Collagen supplementation has become the rage in the last couple of years, and with good reason.
Evidence suggests that supplemental collagen can help with some complications (wrinkly skin, weaker bones, tendons).
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So what’s the deal?
Collagen is the most abundant protein in the human body. It makes up between 25 and 30% of our total protein content. (1)
It is the major component of connective tissues like the tendons, ligaments, muscles, and skin. (1)
Although produced by the body, collagen production reduces as we age.
One way to help fight this decline is by eating foods high in protein, such as meat and dairy, or with supplementation such as vitamins A and C. (1)
Click here to learn the many benefits of a high protein diet.
A 2019 study showed that drinking 2.5 grams of collagen per day for 12 weeks improves skin hydration and elasticity, roughness, and density in women 35 years old or older.
As you already know, collagen production decreases as we age. That decrease in collagen production is one of the reasons why we lose muscle mass as we get older. That loss of muscle mass is known as Sarcopenia.
It turns out collagen supplementation might help reverse some of that loss.
A study by Zdzieblik et al. found that older men who performed resistance training and supplemented with 15 grams of collagen peptides built more muscle and lost more body fat than the placebo.
In a 12-week study on younger men, researchers found that those who performed a full-body workout and supplemented with collagen peptides increased fat-free mass significantly more than those on a placebo.
Researchers found that taking 2.5 grams of collagen peptides once a day for 24-weeks might increase the strength and growth of your nails. In addition, 80% of participants found that the supplement had improved their nails’ appearance.
A 2018 study on 66 postmenopausal women found that drinking 5g of collagen peptides per day for a year significantly increased bone mineral density compared to a control group.
Low bone mineral density is associated with weak bones, increased fractures, and Osteoporosis. (1)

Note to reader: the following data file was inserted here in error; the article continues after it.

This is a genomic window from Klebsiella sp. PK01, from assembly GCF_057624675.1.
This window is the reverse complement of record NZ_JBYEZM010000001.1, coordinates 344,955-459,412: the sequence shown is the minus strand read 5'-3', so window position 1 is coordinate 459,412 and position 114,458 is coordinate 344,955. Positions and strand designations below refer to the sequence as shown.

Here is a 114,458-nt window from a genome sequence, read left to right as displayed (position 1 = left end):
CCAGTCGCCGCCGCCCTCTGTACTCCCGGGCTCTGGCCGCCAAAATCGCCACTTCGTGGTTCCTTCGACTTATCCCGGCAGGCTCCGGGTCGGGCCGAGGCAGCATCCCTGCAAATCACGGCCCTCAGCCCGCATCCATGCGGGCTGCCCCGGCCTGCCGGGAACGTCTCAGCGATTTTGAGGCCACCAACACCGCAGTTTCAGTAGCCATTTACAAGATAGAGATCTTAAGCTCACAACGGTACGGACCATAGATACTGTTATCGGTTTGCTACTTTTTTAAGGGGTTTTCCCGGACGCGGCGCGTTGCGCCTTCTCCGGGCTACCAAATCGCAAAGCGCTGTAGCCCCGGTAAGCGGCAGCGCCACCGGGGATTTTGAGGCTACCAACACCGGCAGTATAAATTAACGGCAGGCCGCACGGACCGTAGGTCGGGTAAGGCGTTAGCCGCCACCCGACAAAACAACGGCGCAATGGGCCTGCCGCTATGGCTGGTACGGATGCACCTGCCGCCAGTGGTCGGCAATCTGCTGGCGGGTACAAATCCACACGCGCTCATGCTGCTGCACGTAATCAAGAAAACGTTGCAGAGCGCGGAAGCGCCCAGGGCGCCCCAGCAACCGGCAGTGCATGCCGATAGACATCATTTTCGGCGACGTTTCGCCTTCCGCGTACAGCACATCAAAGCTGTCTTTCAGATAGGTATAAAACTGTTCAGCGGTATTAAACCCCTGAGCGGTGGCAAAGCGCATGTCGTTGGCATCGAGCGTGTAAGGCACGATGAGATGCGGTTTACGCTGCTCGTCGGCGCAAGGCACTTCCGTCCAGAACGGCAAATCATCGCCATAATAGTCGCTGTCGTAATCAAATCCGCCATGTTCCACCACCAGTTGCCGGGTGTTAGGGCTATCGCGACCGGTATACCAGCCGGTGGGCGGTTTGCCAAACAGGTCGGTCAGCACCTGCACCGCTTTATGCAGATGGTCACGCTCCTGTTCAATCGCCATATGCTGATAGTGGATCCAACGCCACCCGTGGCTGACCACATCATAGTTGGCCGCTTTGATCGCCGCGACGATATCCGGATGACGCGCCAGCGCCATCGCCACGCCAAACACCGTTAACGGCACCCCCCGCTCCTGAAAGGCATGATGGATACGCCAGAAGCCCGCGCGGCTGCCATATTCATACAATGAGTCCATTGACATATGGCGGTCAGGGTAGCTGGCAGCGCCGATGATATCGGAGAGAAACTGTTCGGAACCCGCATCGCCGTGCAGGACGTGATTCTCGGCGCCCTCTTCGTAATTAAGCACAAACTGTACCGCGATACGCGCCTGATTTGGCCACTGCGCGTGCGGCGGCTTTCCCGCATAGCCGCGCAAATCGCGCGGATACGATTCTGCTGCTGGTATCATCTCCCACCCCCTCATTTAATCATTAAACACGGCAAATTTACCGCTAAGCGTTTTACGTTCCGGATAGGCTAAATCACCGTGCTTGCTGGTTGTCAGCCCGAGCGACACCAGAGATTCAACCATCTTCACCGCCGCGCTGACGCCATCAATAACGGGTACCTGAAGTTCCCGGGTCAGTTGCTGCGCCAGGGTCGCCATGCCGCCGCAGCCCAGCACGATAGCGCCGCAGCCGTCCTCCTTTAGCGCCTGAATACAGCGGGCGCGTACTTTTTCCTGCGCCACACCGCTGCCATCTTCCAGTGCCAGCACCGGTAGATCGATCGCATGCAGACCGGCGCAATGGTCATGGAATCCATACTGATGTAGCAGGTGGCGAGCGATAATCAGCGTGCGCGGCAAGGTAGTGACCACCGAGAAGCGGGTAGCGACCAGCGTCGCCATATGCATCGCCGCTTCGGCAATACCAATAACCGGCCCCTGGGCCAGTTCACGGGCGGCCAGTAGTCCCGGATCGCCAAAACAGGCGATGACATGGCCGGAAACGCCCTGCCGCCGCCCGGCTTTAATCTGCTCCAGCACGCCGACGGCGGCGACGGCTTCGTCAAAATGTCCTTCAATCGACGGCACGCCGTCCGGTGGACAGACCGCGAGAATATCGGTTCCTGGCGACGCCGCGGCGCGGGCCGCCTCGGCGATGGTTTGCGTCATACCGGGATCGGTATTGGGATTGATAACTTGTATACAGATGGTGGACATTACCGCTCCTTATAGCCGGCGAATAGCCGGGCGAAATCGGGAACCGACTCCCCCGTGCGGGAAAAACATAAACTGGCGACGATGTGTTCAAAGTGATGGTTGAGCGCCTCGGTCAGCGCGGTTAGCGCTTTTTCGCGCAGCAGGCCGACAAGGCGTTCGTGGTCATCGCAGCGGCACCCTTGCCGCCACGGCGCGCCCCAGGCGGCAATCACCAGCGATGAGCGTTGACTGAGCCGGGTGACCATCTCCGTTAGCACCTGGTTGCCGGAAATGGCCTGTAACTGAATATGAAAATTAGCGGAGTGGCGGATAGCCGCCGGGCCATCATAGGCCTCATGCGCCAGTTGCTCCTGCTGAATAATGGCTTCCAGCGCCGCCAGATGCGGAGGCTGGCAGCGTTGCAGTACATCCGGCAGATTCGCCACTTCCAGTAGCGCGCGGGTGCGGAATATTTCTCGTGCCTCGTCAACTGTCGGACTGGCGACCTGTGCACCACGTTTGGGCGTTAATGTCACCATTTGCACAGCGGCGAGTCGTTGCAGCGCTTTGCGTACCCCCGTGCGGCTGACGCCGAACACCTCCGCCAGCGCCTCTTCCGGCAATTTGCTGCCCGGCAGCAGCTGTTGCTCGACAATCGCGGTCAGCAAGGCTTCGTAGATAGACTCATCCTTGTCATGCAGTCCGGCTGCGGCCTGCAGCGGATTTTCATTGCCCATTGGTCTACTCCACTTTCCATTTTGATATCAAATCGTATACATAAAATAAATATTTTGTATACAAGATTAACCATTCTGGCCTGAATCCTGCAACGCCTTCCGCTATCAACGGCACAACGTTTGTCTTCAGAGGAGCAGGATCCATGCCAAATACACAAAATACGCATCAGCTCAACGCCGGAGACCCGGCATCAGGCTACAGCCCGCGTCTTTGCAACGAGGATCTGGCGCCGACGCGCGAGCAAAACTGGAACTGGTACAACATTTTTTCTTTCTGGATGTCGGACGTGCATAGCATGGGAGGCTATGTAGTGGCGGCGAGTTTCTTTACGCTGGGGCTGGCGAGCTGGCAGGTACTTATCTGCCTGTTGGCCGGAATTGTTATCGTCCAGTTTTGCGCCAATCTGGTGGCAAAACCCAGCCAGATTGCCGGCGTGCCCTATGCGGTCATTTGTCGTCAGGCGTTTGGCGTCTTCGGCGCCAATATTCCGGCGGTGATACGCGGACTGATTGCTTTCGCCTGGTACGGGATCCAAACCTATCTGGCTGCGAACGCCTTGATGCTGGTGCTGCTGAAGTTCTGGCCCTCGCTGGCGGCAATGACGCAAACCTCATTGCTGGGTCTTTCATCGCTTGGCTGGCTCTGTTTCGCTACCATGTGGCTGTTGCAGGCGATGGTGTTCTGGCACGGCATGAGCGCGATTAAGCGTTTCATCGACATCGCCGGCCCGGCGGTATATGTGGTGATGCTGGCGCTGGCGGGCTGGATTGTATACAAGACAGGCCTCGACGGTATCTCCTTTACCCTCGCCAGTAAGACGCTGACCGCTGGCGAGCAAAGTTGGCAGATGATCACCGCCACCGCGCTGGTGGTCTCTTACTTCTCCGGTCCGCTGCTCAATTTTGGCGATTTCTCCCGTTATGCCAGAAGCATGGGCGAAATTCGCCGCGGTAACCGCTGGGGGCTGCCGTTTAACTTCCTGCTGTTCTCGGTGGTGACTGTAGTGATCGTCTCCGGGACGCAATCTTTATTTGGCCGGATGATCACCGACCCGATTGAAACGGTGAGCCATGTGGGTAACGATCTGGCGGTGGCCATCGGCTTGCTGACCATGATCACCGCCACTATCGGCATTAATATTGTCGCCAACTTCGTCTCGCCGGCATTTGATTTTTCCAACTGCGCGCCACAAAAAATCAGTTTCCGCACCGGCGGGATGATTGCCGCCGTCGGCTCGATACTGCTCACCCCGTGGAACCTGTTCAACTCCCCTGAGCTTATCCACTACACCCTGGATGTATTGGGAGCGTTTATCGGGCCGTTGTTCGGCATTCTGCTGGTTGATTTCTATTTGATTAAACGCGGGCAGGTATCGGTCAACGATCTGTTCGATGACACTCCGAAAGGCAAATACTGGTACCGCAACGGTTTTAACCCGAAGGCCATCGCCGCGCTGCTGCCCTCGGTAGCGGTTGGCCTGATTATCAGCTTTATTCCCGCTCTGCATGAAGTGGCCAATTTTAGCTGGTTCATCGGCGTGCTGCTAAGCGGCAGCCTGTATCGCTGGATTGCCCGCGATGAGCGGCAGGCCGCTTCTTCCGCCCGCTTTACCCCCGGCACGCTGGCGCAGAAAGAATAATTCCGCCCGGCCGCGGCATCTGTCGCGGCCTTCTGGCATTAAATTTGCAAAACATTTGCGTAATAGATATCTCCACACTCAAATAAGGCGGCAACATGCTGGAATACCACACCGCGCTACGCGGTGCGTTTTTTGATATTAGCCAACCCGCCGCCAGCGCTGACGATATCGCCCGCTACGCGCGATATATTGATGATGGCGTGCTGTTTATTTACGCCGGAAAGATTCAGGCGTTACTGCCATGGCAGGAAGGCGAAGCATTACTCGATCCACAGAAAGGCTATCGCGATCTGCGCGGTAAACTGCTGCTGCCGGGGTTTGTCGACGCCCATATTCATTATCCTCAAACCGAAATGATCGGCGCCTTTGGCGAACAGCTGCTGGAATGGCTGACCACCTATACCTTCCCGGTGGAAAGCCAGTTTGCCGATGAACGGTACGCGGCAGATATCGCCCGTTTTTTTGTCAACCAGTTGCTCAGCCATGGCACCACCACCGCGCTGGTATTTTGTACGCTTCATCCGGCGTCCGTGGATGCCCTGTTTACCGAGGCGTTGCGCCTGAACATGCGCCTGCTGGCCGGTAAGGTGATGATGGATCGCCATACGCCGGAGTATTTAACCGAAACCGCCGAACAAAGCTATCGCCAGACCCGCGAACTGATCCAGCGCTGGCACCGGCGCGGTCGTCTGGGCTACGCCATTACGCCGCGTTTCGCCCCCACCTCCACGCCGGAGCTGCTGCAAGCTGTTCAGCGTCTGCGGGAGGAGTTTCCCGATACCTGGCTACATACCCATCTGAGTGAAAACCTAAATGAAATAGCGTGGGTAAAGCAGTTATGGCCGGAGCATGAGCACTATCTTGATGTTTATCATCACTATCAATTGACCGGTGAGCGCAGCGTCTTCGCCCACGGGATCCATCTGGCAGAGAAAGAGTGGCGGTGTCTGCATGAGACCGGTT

Joint pain can be, well, a pain.
One of the causes of joint pain is overuse. Like when lifting heavy in the gym, aka yours truly.
In a 24-week study on the effects of collagen supplementation on joint pain, researchers split 147 athletes into two groups: a collagen group and a placebo group.
The collagen group was given 10 grams of the “good stuff.” In contrast, the placebo was given 25 ml of a liquid containing xantham.
The researchers found that those who supplemented with collagen experienced less pain while resting, walking, standing, and lifting.
Tired of being sore? Check out our article on the best supplements to prevent soreness.
Do you need to supplement with collagen?
No. Increasing your protein intake can help you achieve these health benefits without the need for supplements.
But suppose you are interested in supplementing with it.
In that case, you might get a little confused about the different types of collagen supplements. But no worries, I got you.
Most collagen supplements will be labeled as either peptides or hydrolysate.
- Peptides– means that the proteins have been broken down into smaller pieces, which helps with digestion and absorption.
- Hydrolysate– This process hydrolyzes the collagen into peptides. It is the same thing as peptides.
Side Effects of Collagen
A few minor side effects of collagen supplementation:
Some people have experienced a lingering bad taste in their mouths. Others have experienced digestive side effects like an uncomfortable feeling of fullness or heartburn. (1)
Like with any supplement, always ask a doctor to see if it’s safe for you.
All in all, Collagen might offer some benefits from working out and overall health and beauty. But you don’t need it if you already eat a protein-rich diet.
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